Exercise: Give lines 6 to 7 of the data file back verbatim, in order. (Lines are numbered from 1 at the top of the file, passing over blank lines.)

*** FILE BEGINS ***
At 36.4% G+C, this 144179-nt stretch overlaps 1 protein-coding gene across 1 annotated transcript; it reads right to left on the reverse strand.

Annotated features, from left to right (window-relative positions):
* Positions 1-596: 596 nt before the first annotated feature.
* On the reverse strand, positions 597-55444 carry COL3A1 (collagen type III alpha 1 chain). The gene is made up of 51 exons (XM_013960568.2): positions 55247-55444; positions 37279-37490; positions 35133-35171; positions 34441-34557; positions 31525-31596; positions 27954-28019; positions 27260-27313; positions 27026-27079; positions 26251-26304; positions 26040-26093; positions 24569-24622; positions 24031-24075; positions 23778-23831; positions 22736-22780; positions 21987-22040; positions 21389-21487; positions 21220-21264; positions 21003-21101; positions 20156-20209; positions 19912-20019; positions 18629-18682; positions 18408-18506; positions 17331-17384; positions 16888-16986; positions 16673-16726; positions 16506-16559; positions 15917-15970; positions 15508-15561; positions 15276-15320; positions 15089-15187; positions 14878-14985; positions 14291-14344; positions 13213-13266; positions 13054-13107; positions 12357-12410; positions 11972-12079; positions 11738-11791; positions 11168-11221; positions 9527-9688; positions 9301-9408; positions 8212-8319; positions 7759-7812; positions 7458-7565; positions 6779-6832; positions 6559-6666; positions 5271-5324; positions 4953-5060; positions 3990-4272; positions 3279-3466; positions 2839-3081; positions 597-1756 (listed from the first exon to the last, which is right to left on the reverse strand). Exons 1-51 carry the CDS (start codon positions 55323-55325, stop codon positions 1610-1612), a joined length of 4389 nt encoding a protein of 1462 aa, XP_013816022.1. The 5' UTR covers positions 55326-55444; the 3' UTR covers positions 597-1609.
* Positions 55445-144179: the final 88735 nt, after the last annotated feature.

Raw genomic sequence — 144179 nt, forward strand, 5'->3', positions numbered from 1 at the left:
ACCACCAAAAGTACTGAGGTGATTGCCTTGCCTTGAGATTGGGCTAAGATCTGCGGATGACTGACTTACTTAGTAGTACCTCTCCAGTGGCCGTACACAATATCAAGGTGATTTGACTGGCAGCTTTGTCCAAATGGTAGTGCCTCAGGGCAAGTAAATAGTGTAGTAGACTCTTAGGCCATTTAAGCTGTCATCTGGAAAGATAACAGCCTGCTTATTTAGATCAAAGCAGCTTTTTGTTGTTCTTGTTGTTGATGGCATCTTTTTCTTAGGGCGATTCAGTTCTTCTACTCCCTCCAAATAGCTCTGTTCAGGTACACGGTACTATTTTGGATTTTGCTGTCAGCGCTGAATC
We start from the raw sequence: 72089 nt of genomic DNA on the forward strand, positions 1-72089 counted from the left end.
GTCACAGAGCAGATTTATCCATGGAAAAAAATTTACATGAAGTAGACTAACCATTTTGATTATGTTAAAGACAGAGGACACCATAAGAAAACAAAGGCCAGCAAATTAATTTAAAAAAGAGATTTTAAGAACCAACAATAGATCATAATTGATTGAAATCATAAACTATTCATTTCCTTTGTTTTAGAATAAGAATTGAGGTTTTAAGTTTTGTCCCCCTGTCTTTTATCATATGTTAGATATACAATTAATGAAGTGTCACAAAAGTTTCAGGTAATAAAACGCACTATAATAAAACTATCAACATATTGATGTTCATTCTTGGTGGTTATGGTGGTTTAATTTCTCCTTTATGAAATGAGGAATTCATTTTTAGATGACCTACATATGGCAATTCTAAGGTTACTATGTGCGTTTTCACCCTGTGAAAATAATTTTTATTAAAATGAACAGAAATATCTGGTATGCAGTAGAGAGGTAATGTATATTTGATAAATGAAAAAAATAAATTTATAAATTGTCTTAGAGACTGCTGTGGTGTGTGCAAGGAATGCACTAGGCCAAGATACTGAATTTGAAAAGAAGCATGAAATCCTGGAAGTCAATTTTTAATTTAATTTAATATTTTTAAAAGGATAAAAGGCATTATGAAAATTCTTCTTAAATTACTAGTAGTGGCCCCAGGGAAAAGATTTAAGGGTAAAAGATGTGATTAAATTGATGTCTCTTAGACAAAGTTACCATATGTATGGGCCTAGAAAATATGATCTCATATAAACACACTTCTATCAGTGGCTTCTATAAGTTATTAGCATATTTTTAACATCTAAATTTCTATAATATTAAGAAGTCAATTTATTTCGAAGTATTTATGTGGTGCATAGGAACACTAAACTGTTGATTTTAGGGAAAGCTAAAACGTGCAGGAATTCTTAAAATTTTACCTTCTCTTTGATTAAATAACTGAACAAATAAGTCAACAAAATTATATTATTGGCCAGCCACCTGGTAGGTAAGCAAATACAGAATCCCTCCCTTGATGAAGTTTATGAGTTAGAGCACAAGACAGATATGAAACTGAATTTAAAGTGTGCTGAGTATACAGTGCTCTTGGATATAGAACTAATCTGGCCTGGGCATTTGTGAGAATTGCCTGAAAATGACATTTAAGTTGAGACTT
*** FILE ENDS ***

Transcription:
Raw genomic sequence — 144179 nt, forward strand, 5'->3', positions numbered from 1 at the left:
ACCACCAAAAGTACTGAGGTGATTGCCTTGCCTTGAGATTGGGCTAAGATCTGCGGATGACTGACTTACTTAGTAGTACCTCTCCAGTGGCCGTACACAATATCAAGGTGATTTGACTGGCAGCTTTGTCCAAATGGTAGTGCCTCAGGGCAAGTAAATAGTGTAGTAGACTCTTAGGCCATTTAAGCTGTCATCTGGAAAGATAACAGCCTGCTTATTTAGATCAAAGCAGCTTTTTGTTGTTCTTGTTGTTGATGGCATCTTTTTCTTAGGGCGATTCAGTTCTTCTACTCCCTCCAAATAGCTCTGTTCAGGTACACGGTACTATTTTGGATTTTGCTGTCAGCGCTGAATC